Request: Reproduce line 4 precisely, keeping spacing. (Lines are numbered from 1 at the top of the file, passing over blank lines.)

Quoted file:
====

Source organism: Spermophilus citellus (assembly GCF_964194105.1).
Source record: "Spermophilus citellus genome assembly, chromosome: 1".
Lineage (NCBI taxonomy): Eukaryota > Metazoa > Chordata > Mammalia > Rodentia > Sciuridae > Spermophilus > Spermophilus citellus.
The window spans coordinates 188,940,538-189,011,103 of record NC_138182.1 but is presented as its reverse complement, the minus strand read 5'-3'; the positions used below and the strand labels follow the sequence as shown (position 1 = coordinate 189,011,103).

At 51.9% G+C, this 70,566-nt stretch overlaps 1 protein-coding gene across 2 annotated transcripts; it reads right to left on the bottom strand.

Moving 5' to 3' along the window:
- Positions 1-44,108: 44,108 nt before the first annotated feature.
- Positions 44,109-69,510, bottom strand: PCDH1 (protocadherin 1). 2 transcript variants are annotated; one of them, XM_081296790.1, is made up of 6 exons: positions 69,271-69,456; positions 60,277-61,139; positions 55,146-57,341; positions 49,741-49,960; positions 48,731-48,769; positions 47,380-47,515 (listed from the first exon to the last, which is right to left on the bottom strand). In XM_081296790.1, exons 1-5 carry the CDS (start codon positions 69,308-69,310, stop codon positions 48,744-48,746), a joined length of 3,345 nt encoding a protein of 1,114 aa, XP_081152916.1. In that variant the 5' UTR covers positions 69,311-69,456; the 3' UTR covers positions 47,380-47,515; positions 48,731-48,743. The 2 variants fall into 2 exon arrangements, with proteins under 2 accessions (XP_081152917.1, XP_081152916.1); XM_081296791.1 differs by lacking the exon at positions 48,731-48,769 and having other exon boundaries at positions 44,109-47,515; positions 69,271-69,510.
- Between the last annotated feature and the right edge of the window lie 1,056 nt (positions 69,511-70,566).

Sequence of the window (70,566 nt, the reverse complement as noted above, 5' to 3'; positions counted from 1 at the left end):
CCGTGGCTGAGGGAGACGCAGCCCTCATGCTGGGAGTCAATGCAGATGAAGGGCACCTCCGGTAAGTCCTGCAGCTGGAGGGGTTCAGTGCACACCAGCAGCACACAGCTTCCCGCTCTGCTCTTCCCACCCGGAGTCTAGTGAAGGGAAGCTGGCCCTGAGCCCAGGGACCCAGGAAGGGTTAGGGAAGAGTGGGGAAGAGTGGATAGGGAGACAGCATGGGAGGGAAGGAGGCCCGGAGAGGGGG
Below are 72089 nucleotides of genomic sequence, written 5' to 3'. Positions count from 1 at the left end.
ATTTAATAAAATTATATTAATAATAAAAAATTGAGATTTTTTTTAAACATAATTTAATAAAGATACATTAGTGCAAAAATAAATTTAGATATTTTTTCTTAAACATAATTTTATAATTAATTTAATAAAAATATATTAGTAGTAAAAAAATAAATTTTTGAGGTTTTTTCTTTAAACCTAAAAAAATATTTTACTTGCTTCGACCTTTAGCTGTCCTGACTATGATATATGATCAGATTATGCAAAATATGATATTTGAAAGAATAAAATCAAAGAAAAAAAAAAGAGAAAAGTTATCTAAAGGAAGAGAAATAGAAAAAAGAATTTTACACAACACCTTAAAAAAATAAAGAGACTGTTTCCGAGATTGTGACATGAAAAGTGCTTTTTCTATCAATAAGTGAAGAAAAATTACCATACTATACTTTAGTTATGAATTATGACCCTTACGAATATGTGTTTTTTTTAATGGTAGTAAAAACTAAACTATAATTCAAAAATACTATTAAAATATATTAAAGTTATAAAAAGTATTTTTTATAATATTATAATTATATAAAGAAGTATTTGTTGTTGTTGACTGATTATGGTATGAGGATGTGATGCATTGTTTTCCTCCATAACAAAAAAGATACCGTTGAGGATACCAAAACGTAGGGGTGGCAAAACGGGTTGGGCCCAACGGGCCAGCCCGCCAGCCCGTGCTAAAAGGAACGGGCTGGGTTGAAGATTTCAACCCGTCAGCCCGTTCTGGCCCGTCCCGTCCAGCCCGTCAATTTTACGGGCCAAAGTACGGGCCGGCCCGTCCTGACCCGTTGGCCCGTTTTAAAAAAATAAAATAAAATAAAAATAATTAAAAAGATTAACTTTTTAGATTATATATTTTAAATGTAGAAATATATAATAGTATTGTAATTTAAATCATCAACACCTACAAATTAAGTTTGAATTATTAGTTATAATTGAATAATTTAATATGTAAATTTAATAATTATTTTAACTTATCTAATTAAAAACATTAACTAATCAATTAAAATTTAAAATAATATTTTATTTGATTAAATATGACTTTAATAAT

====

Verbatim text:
The window spans coordinates 188,940,538-189,011,103 of record NC_138182.1 but is presented as its reverse complement, the minus strand read 5'-3'; the positions used below and the strand labels follow the sequence as shown (position 1 = coordinate 189,011,103).